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Chatham Roberdeau Wheat
Major Chatham Roberdeau Wheat
Major Chatham Roberdeau Wheat
Born April 9, 1826
Died June 27, 1862(1862-06-27) (aged 36)
Resting place Hollywood Cemetery
Richmond, Virginia
Nationality American
Occupation Lawyer
Military career
Allegiance  United States of America
 Confederate States of America
Service/branch  United States Army
 Confederate States of America Army
Years of service 1846-1848, 1855 (USA)
1861-1862 (CSA)
Rank Union army cpt rank insignia.jpg Captain (USA)
Confederate States of America Major.png Major (CSA)
Unit Louisiana Tigers
Battles/wars Mexican War
American Civil War

Chatham Roberdeau Wheat (April 9, 1826 – June 27, 1862) was a captain in the United States Army Volunteers during the Mexican War, Louisiana State Representative, lawyer, mercenary in Cuba, Mexico, and Italy, adventurer, and major in the Confederate States Army during the American Civil War.

Early life and career

Born in Alexandria, Virginia, the son of a preacher, Wheat moved with his family to Louisiana as a young boy.

Growing in size to 6 foot, 4 inches tall and weighing 240 pounds, Wheat's physical stature was impressive. He was elected a lieutenant then later as a captain in the First Tennessee Mounted Regiment under General Winfield Scott in the Mexican–American War.

He left the military due to illness and returned to Louisiana, where he was elected a representative of New Orleans to the Louisiana State Legislature in 1848. He was admitted to the bar in 1849.

Subsequently, his wanderlust inspired him to undertake a series of international mercenary and filibuster adventures. He was commissioned a colonel by Narciso López in his Cuban filibustering expedition.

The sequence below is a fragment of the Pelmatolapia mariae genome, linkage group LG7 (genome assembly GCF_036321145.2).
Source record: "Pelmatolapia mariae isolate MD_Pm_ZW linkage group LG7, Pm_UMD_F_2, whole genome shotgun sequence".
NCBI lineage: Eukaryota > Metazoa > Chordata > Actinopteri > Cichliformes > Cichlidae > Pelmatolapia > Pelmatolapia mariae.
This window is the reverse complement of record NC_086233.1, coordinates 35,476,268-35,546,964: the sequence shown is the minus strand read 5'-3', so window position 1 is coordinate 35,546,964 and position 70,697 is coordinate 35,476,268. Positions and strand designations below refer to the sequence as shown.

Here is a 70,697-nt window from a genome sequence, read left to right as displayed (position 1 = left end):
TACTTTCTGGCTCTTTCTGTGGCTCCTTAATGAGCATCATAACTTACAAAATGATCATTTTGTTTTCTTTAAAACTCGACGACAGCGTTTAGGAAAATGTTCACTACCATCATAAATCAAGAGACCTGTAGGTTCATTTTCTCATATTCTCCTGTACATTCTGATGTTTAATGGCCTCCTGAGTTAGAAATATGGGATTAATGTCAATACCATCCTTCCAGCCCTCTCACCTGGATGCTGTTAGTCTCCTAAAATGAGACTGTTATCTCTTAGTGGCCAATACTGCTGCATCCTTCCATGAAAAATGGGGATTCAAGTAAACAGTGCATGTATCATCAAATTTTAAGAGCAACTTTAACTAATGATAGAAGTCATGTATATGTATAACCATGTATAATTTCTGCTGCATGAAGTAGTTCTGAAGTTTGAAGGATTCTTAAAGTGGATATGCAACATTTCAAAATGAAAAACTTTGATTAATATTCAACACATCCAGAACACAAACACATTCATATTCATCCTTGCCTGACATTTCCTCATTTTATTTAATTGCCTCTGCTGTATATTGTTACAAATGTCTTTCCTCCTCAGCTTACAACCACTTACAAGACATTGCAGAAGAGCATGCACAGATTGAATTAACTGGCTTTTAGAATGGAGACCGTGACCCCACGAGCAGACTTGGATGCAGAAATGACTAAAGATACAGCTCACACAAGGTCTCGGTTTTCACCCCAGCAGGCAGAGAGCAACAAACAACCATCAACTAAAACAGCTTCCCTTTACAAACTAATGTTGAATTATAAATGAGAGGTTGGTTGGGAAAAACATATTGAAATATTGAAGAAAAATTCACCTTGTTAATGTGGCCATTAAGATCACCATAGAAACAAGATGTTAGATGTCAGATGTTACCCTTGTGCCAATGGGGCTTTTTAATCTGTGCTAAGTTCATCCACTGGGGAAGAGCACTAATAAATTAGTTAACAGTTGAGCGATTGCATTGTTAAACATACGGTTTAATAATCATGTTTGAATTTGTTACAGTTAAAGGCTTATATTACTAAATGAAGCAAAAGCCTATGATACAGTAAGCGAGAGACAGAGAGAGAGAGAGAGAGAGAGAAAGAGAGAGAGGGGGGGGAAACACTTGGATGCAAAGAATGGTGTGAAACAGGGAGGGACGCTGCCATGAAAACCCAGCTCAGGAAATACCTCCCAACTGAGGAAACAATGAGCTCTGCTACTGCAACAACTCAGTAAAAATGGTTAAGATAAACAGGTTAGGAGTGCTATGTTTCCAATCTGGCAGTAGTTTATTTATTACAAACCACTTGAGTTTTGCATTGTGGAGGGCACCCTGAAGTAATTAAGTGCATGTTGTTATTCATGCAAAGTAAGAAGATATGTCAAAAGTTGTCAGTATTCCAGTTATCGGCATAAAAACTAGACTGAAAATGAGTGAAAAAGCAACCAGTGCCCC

In 1855 he joined the Juan Álvarez campaign against Santa Anna where he was commissioned a brigadier general in charge of artillery by the State of Guerrero.

He travelled to Italy to serve under Garibaldi but soon left when his state seceded from the Union.

Civil War and death

At the outbreak of the Civil War, Wheat returned to New Orleans. Financed by backers of his previous Nicaragua adventures, he scoured the wharves of New Orleans to organize what became known as "Wheat's Special Battalion", or the "Louisiana Tigers", a hard fighting, hard living unit that performed well on the battlefield but was renowned for its lack of discipline. The battalion, which numbered 500 men, consisted of immigrants from Ireland and Germany, as well as natives of New Orleans. Most of the men were "street toughs". They were generally considered to be at the "bottom of the barrel" socially. They were very loyal to Wheat, who was a charismatic and remarkably humble leader of men.

Arriving in Virginia just in time to participate in the First Battle of Bull Run, Wheat and his Tigers performed well in combat. Wheat took a Union bullet through both lungs in the battle; informed by a surgeon that there was no instance on record of a man surviving such a wound, Wheat replied, "Well then, I will put my case on record."

When his unit was placed under the command of then Brig. Gen. Richard Taylor in November 1861, conflict arose between the Tigers and Taylor. The conflict was resolved when Taylor commanded the execution of two enlisted Tigers who had been found guilty of drunkenness and insubordination.

Wheat and his battalion served in Jackson's Valley Campaign and the Peninsula Campaign. He was mortally wounded at the Battle of Gaines's Mill in June 1862. He is buried at Hollywood Cemetery in Richmond, Virginia. Later in the war, the fabled "Hays' brigade," commanded by Harry Thompson Hays renamed themselves "The Louisiana Tigers" in honor of Wheat.

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